We've reviewed a lot of bike lights in TreeHugger, and this new one is a little different. Inventor and tinkerer John Craig has created an easily removable, battery-powered brake light that senses a cyclist's decelerations in order to strongly flash when a bike is coming to a stop.
Calling his new Kickstarter campaign invention the LucidBrake, Craig says the light will help save lives by preventing some of the accidents caused by drivers that say they just don't 'see' cyclists. The LucidBrake has a patent-pending algorithm that is supposed to ignore normal wheel rotations and road bumpiness, yet sense the deceleration that indicates slowing down or stopping. The brake's eight LED lights are placed in an octagon shape so that they resemble a stop sign.
For regular cruising the LED-based LucidBrake shows a weaker flashing light, then flashes intensely when the cyclist is braking or decelerating to a stop. The light stays steady for a few seconds and then returns to weaker flashing. There are no wires or installation, and no plastic parts or covers.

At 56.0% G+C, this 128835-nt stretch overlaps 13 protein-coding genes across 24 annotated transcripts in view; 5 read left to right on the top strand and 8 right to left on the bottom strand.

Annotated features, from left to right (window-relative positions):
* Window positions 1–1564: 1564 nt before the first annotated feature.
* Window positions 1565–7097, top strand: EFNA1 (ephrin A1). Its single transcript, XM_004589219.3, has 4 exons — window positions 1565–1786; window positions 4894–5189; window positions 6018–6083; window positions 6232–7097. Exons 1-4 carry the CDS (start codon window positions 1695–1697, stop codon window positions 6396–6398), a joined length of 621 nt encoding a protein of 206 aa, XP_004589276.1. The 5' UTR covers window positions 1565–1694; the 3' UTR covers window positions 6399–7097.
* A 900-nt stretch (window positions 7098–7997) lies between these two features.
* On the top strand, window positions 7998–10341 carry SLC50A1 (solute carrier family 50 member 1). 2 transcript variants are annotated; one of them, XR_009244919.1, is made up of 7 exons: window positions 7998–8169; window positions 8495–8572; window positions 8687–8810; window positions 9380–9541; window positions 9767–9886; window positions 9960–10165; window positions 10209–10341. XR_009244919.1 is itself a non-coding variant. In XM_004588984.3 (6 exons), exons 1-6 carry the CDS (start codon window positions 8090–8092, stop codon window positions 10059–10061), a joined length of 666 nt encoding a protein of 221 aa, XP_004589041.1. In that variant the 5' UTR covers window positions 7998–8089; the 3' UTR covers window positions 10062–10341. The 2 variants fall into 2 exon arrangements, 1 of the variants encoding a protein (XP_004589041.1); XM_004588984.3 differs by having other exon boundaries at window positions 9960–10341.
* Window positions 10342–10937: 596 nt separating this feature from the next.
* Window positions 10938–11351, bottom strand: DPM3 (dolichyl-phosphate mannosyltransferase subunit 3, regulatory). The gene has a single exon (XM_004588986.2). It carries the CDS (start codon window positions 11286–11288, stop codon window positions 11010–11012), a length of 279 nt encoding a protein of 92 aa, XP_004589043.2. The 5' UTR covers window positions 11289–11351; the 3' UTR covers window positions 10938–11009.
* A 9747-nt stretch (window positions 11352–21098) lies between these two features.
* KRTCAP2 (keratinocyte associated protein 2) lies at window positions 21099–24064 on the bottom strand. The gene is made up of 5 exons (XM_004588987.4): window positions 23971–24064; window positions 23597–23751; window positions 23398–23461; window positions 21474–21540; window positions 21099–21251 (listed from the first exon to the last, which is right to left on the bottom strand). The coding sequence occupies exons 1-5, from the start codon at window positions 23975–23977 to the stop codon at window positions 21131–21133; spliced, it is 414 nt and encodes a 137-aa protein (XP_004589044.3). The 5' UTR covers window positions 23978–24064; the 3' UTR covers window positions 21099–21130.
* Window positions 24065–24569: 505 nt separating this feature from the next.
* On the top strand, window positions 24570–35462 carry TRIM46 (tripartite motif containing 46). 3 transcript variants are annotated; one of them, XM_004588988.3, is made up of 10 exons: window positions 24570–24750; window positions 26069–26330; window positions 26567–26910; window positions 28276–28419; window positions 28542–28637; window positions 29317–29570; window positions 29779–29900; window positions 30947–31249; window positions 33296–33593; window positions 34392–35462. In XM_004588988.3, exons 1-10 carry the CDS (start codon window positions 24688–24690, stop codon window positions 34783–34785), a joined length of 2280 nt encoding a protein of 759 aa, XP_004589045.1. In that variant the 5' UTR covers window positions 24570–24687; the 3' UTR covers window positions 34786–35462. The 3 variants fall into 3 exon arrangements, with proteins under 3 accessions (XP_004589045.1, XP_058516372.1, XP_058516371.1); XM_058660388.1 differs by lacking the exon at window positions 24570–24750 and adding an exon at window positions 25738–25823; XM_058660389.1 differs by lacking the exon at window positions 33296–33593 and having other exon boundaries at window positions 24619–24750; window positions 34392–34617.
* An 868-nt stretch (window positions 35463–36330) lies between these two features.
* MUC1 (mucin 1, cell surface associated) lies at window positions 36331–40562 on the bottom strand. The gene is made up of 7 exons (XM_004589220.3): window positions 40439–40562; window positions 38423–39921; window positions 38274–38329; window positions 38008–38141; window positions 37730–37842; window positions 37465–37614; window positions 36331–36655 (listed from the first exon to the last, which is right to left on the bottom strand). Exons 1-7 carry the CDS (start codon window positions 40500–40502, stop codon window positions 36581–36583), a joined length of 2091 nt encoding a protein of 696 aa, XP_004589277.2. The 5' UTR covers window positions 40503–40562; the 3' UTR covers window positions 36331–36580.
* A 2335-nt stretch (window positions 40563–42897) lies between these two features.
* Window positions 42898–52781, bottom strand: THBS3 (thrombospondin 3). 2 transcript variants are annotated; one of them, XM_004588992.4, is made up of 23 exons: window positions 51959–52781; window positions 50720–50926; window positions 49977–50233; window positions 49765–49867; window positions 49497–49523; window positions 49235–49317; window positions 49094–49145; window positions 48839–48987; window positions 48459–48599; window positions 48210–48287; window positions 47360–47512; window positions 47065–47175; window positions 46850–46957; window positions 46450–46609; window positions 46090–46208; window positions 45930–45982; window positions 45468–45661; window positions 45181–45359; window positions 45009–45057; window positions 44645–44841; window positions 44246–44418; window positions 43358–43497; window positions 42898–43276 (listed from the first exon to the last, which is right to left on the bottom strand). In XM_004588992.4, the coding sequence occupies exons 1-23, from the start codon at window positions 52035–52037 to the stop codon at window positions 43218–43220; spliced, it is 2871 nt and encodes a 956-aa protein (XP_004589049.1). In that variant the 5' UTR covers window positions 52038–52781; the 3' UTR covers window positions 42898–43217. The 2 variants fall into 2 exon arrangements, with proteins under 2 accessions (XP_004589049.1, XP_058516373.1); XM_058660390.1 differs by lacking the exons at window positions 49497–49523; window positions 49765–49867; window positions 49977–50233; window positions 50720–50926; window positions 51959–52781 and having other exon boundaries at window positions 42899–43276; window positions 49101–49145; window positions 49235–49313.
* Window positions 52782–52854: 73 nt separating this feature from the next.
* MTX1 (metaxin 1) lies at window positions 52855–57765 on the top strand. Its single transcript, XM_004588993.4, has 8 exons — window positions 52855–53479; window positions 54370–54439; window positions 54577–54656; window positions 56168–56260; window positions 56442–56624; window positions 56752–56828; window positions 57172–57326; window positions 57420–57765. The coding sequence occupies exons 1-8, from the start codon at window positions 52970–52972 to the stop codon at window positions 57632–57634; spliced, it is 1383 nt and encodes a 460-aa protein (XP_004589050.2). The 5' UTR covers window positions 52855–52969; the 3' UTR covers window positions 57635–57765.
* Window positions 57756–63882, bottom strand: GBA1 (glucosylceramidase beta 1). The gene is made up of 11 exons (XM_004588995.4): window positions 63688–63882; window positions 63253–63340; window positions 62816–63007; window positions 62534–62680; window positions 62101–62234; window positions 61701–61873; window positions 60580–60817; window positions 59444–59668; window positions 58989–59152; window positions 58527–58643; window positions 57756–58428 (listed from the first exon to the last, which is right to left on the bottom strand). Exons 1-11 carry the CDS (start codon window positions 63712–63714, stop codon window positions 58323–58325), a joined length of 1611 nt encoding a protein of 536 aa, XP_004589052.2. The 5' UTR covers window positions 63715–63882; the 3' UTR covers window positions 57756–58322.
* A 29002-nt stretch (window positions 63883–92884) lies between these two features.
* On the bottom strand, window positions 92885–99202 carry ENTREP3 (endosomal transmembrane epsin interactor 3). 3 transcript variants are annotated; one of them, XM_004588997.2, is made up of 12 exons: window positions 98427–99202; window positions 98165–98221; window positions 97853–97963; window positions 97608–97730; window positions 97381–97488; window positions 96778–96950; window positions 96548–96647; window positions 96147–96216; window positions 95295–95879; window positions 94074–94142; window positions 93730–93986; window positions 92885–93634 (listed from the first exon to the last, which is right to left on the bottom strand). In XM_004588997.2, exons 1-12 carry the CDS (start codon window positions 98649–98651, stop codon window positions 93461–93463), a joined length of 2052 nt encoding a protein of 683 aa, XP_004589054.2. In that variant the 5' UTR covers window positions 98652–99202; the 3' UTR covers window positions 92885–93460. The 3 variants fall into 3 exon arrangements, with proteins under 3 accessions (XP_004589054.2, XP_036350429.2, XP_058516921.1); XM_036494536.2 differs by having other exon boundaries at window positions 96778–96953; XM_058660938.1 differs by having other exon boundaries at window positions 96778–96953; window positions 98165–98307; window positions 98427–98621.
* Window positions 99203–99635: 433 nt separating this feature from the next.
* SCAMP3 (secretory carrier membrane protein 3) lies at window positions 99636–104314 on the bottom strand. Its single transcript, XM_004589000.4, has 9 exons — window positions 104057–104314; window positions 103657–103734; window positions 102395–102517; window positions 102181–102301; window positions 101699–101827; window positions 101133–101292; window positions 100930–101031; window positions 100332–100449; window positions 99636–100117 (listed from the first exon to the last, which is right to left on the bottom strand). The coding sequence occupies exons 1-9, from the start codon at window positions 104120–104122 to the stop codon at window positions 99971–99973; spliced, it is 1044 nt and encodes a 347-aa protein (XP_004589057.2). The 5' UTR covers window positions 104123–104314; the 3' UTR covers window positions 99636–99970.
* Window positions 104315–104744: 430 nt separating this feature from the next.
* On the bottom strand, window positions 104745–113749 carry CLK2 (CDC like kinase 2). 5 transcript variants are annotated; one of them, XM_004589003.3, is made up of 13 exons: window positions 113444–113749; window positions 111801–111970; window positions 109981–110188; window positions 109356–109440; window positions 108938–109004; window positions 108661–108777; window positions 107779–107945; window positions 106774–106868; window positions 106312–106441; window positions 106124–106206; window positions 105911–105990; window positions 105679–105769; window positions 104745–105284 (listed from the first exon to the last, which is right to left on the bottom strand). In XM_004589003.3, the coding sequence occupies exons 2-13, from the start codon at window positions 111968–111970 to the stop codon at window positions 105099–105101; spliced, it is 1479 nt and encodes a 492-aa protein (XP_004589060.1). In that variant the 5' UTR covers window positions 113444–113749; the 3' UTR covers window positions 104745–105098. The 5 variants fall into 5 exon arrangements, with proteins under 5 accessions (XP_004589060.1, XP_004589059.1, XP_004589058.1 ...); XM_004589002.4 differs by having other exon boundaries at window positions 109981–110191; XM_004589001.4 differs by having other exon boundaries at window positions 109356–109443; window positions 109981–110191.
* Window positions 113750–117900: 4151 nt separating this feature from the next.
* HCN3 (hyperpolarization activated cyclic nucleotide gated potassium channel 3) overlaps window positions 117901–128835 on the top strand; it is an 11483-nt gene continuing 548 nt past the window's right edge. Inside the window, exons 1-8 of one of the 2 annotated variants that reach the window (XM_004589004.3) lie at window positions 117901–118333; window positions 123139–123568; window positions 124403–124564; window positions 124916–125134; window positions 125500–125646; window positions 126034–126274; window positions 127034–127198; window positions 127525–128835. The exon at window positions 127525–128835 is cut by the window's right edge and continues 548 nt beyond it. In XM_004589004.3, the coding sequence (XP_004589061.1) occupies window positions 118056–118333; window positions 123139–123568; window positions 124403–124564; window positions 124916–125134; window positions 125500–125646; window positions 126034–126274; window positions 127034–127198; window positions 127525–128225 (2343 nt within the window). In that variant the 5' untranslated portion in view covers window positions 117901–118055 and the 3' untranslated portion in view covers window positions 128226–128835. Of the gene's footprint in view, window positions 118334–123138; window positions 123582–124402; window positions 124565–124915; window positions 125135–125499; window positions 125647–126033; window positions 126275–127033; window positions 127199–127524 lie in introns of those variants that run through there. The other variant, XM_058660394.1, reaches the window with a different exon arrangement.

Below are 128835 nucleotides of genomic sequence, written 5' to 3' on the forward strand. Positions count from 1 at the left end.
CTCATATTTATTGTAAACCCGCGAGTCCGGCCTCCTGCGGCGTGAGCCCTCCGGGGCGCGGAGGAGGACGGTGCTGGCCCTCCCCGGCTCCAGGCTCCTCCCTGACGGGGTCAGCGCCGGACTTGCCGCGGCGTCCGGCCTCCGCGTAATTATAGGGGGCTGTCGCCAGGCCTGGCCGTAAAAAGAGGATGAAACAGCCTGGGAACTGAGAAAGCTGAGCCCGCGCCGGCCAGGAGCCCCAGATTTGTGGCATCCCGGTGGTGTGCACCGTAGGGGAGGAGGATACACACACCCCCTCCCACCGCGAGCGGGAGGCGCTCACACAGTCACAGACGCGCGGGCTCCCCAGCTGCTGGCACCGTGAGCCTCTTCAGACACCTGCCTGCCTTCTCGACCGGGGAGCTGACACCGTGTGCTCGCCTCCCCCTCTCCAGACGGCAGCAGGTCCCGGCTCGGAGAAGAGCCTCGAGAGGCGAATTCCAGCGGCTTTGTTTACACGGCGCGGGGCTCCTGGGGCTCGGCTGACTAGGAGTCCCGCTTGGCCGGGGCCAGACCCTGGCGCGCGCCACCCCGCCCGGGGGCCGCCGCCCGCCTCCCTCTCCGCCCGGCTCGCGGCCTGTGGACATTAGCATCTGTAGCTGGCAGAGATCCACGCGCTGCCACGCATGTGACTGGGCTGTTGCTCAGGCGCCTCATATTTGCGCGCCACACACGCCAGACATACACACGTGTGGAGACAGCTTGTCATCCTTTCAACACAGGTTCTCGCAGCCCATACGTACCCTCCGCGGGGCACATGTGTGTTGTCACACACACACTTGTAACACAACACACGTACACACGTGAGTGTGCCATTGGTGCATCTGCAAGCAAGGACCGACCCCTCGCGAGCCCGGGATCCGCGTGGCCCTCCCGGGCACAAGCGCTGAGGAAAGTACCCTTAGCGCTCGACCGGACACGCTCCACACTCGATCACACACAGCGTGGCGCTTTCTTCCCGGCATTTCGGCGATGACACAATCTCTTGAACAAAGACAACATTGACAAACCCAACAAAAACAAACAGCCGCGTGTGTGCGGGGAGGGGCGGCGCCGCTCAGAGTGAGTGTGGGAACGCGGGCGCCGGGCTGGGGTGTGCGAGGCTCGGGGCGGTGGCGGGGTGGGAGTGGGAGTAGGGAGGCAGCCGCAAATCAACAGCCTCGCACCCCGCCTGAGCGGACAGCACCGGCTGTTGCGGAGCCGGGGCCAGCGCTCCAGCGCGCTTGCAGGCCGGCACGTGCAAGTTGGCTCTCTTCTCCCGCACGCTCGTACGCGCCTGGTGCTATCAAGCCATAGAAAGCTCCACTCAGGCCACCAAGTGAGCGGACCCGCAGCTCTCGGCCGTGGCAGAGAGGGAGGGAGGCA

LucidBrake weighs in at just 23 grams and the company says it is easily mounted and dismounted from a bike (though a flat surface is needed), or a helmet, or a backpack. The LucidBrake team consulted 3-M to find a 'dual-lock' fastener, a bit like sticky velcro, to make it easy to put the brake light on and off. Craig says a tough sunlight and waterproof coating means you can dunk a Lucidbrake in a lake and it keeps on flashing.
LucidBrake isn't the first wireless brake light, but with the eight LEDs it does seem one of the brightest. At the current Kickstarter, getting one of the first-production lights entails a $50.00 pledge.
Too bad the light isn't solar or otherwise alternatively powered. Maybe some day.